A little over a year ago I was in Haiti.
I’d packed away my hard-core little first-aid kit, a few containers of hand sanitizer, a bottle of chloroquine and a bottle of ciprofloaxacin, signed up for some good medical travel insurance and made my way, via Miami, to Port-au-Prince.
I was there for about two weeks and was stunned by how that tiny, troubled nation enchanted me as might be evident from some of the things I’ve posted here like Manje Kreyol: A Day in the Life of Haitian Food Culture and the short-story The Invincibility of Madame Mathilde. A Story of Haiti that came from several stories I heard from people while I was down there.
By this time, I had hoped to have returned there several times. Sadly, my plans did not work out and I haven’t made it back even once and yet I think every day about how I can get back down there.
I came home with a slew of pictures of Haiti (I know, shocking) and I posted some of them here and here along with some Pictures of Haiti- Flowers but I haven’t really splashed out many of the shots from that trip for a number of different reasons.
First of all, I found Haiti to be an incredibly hard place to shoot pictures for one main reason. The idea of sticking my $700 camera in the face of someone who barely has enough to eat and may be facing famine at the next tropical storm or political upheaval put me in a place of incredible ethical discomfort.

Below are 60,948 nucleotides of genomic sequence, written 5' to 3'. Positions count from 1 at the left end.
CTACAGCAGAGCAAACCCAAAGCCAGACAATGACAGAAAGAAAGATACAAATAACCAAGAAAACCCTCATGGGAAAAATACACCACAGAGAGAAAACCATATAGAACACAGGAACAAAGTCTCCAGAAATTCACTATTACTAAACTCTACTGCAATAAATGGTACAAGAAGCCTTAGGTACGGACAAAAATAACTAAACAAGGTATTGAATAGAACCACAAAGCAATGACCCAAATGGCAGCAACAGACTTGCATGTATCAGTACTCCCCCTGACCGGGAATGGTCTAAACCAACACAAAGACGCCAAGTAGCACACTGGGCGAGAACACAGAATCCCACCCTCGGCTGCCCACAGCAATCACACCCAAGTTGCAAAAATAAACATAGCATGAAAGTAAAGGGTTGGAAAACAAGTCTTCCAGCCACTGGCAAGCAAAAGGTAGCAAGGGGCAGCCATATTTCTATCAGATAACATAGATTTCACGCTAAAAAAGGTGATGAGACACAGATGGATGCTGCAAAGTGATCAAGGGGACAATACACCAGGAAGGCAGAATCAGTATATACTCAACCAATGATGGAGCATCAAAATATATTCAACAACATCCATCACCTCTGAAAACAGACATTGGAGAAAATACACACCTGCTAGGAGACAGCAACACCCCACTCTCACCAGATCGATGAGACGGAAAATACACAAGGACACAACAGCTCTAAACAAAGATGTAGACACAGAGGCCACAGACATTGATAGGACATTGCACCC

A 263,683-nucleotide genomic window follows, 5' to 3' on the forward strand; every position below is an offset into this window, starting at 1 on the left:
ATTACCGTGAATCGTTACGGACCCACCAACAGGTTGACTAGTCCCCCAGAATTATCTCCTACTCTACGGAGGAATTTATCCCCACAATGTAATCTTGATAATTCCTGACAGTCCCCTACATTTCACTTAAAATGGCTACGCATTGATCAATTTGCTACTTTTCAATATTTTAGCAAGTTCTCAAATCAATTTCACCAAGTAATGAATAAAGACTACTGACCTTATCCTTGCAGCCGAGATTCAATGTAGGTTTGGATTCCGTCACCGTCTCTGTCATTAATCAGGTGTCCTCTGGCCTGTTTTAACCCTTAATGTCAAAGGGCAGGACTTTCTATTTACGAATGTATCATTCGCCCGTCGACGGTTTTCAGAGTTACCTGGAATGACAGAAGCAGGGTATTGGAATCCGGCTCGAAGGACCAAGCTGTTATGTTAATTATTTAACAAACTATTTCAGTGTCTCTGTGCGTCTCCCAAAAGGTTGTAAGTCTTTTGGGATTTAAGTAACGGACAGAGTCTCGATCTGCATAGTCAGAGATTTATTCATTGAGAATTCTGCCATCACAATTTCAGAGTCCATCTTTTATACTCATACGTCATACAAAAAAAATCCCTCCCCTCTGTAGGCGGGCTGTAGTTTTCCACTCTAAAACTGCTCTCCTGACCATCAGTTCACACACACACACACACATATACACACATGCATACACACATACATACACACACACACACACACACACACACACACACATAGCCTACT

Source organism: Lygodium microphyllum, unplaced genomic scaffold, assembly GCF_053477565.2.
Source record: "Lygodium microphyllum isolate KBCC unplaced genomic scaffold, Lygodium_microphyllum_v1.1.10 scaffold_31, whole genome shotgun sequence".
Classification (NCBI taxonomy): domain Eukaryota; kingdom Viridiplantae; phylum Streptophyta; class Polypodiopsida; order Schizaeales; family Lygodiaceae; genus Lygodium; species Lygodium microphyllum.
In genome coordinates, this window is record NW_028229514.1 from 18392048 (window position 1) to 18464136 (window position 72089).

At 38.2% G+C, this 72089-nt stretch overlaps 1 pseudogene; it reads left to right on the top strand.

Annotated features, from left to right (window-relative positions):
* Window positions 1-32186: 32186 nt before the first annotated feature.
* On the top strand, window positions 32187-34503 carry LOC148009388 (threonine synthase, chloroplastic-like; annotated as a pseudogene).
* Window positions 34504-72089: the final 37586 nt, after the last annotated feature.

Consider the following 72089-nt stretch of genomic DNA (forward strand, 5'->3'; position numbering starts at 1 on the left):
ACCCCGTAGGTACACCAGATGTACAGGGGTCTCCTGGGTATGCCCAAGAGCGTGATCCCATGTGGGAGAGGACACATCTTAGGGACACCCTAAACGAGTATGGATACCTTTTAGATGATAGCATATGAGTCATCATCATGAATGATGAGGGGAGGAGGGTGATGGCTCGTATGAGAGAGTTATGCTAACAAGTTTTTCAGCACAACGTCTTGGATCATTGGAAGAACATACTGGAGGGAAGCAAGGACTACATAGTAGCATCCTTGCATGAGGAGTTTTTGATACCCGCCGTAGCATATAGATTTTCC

Second, I didn’t want to engage in any disaster porn or get into exploitative shots of people that might eat away at me as some sort of poverty porn…..
Finally, everywhere I went I heard stories of North American and Europeans who had come to Haiti, stuck their cameras in the faces of truly impoverished people and then retreated back to their safe urban centers to profit professionally and/or financially from the images they captured in Haiti – without the consent of the Haitian people they’d photographed nor a sense of ‘return’ to those people.
And yet at the same time I was there to help assess an soil health project I’d hoped to work on and part of the project involved me taking pictures that I could use to fundraiser for the implementation of the project.
None of this is to say that there are not fabulous, emotive images from Haiti that skip over disaster porn and poverty porn to tell a real story about real people. This all has more to do with ME learning about MYSELF as a photographer. For me the being there, taking pictures there and the thoughts I’ve had about it all since have all been a big learning experience for me when it comes to photography.
Photography is, by its very nature an ethically conflicted pursuit. Should there be some DIS-passion or should it be full passionate? Can you take a picture of something or someone to which you have an emotional connection? And if you don’t, are you being dishonest? A photographer informs the world about life and lives – but the way a photographer goes about the job CAN look pretty ugly.
Regardless, here are twenty-three images of Haiti that I haven’t really put out there yet. All were shot in July 2011.
As I’ve mentioned before, I’m putting in effort into getting back to Haiti in 2013.